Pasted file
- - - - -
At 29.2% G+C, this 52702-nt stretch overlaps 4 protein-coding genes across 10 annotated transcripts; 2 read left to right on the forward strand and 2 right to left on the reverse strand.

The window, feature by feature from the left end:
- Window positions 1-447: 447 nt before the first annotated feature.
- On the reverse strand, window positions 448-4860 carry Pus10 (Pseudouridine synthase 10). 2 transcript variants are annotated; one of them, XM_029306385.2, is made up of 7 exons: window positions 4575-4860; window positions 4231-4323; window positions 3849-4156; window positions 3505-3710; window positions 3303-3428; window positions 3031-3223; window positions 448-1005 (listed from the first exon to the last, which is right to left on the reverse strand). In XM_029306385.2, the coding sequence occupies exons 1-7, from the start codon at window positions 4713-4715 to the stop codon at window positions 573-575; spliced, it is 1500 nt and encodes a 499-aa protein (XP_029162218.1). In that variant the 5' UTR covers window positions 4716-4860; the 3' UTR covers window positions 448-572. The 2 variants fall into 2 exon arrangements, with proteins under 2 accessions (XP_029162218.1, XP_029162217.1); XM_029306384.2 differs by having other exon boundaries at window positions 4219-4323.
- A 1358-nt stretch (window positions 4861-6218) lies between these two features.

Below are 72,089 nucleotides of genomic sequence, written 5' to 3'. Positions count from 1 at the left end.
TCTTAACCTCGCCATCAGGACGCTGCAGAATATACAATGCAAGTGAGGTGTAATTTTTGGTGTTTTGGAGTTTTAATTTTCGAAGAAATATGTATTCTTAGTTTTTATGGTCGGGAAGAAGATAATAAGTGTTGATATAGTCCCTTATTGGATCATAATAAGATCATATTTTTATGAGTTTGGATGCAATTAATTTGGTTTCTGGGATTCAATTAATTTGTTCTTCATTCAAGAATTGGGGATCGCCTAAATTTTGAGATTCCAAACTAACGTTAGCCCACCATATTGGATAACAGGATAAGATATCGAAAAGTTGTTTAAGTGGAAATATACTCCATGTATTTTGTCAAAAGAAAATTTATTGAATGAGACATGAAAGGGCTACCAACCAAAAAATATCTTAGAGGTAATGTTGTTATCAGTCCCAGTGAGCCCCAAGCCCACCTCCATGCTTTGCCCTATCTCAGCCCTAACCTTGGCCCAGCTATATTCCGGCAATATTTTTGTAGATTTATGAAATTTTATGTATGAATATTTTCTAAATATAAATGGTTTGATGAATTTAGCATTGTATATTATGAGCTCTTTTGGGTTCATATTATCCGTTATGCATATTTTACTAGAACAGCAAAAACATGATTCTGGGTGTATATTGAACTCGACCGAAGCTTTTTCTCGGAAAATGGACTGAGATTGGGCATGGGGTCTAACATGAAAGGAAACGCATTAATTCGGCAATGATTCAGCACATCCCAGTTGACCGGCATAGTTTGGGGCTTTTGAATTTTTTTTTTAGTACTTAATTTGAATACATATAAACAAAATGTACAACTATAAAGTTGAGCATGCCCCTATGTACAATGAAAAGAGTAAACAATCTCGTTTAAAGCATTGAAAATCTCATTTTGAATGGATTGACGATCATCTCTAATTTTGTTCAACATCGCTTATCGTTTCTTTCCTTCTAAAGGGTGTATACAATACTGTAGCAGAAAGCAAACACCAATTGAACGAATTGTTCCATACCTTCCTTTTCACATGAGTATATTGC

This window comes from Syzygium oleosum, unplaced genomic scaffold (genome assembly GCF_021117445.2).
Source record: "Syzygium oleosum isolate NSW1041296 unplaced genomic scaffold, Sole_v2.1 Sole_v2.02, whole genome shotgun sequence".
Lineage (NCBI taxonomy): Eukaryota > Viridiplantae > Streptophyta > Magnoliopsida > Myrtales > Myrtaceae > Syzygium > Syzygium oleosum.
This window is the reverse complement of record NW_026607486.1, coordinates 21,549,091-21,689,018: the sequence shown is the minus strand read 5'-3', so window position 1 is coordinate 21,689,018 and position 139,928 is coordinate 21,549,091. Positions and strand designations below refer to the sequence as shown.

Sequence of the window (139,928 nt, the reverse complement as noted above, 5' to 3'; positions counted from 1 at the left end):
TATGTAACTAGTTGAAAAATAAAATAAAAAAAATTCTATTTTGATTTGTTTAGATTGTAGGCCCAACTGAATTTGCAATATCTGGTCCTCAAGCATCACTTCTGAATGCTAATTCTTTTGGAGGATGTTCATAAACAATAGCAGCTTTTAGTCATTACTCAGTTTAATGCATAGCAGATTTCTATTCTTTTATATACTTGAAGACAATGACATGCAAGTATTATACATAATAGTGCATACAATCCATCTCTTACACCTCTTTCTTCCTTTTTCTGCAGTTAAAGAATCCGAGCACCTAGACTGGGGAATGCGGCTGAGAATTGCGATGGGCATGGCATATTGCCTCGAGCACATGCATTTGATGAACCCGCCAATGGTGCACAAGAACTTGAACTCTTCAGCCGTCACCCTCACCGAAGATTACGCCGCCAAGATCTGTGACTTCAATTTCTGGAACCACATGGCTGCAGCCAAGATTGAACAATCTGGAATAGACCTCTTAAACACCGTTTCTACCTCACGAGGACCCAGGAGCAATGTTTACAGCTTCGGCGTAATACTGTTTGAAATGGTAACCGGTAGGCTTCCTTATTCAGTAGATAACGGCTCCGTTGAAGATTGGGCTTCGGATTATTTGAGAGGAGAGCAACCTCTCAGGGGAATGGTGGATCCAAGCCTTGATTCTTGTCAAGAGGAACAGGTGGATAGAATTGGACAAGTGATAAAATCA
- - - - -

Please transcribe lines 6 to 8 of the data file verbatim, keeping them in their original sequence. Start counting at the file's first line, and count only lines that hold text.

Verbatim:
Below are 72,089 nucleotides of genomic sequence, written 5' to 3'. Positions count from 1 at the left end.
TCTTAACCTCGCCATCAGGACGCTGCAGAATATACAATGCAAGTGAGGTGTAATTTTTGGTGTTTTGGAGTTTTAATTTTCGAAGAAATATGTATTCTTAGTTTTTATGGTCGGGAAGAAGATAATAAGTGTTGATATAGTCCCTTATTGGATCATAATAAGATCATATTTTTATGAGTTTGGATGCAATTAATTTGGTTTCTGGGATTCAATTAATTTGTTCTTCATTCAAGAATTGGGGATCGCCTAAATTTTGAGATTCCAAACTAACGTTAGCCCACCATATTGGATAACAGGATAAGATATCGAAAAGTTGTTTAAGTGGAAATATACTCCATGTATTTTGTCAAAAGAAAATTTATTGAATGAGACATGAAAGGGCTACCAACCAAAAAATATCTTAGAGGTAATGTTGTTATCAGTCCCAGTGAGCCCCAAGCCCACCTCCATGCTTTGCCCTATCTCAGCCCTAACCTTGGCCCAGCTATATTCCGGCAATATTTTTGTAGATTTATGAAATTTTATGTATGAATATTTTCTAAATATAAATGGTTTGATGAATTTAGCATTGTATATTATGAGCTCTTTTGGGTTCATATTATCCGTTATGCATATTTTACTAGAACAGCAAAAACATGATTCTGGGTGTATATTGAACTCGACCGAAGCTTTTTCTCGGAAAATGGACTGAGATTGGGCATGGGGTCTAACATGAAAGGAAACGCATTAATTCGGCAATGATTCAGCACATCCCAGTTGACCGGCATAGTTTGGGGCTTTTGAATTTTTTTTTTAGTACTTAATTTGAATACATATAAACAAAATGTACAACTATAAAGTTGAGCATGCCCCTATGTACAATGAAAAGAGTAAACAATCTCGTTTAAAGCATTGAAAATCTCATTTTGAATGGATTGACGATCATCTCTAATTTTGTTCAACATCGCTTATCGTTTCTTTCCTTCTAAAGGGTGTATACAATACTGTAGCAGAAAGCAAACACCAATTGAACGAATTGTTCCATACCTTCCTTTTCACATGAGTATATTGC

This window comes from Syzygium oleosum, unplaced genomic scaffold (genome assembly GCF_021117445.2).